Workers compensation, information privacy and health records laws regulate the exchange of personal and health information.
Employers should understand what these laws require when handling confidential health and personal information about a worker’s work related injury and recovery.
What is health information?
Health information includes any electronic or paper-based information or opinion about a worker’s:
- physical or psychological health
- injury or employment management practices to aid their recovery at work.
Why is consent important?
By law, employers must gain consent from a worker to exchange and receive information about their health, injury and recovery. But, more importantly, this promotes good communication and transparent decision-making between the worker, the employer and the RTW team.
Good communication can increase adherence to treatment, improve long-term outcomes, hasten recovery and reduce emotional distress.
What is informed consent?
Informed consent is where a worker is given all the relevant information before consenting to the release and exchange of information. It ensures the worker understands the benefits of providing consent and risks of not doing so.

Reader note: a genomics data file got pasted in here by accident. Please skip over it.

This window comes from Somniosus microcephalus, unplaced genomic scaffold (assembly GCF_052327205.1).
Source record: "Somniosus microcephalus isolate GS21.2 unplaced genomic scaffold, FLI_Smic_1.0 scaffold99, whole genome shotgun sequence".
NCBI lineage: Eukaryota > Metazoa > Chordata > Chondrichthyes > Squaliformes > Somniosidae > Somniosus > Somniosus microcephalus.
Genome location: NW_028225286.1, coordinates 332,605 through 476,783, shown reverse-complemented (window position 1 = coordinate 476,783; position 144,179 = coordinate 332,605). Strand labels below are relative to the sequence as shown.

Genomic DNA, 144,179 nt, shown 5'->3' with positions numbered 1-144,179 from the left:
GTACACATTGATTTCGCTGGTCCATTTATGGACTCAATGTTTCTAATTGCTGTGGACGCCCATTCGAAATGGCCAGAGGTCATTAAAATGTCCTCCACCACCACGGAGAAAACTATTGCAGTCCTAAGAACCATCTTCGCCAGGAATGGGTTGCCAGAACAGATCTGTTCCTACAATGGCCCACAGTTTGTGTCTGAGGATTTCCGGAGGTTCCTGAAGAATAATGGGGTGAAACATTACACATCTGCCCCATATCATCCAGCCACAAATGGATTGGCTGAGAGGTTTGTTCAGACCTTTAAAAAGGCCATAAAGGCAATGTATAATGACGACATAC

A worker’s consent is only genuine and valid if they have been given this information and can understand, provide and communicate their consent. This includes accommodating the needs of workers with a disability and those who do not speak English.
When requesting a worker’s written consent, employers should ensure the worker knows and understands:
- their rights and obligations
- what type of information will be exchanged
- who will be authorised to exchange and release information
- the importance and benefits of the support team being able to exchange information
- the possible impact of not providing their consent.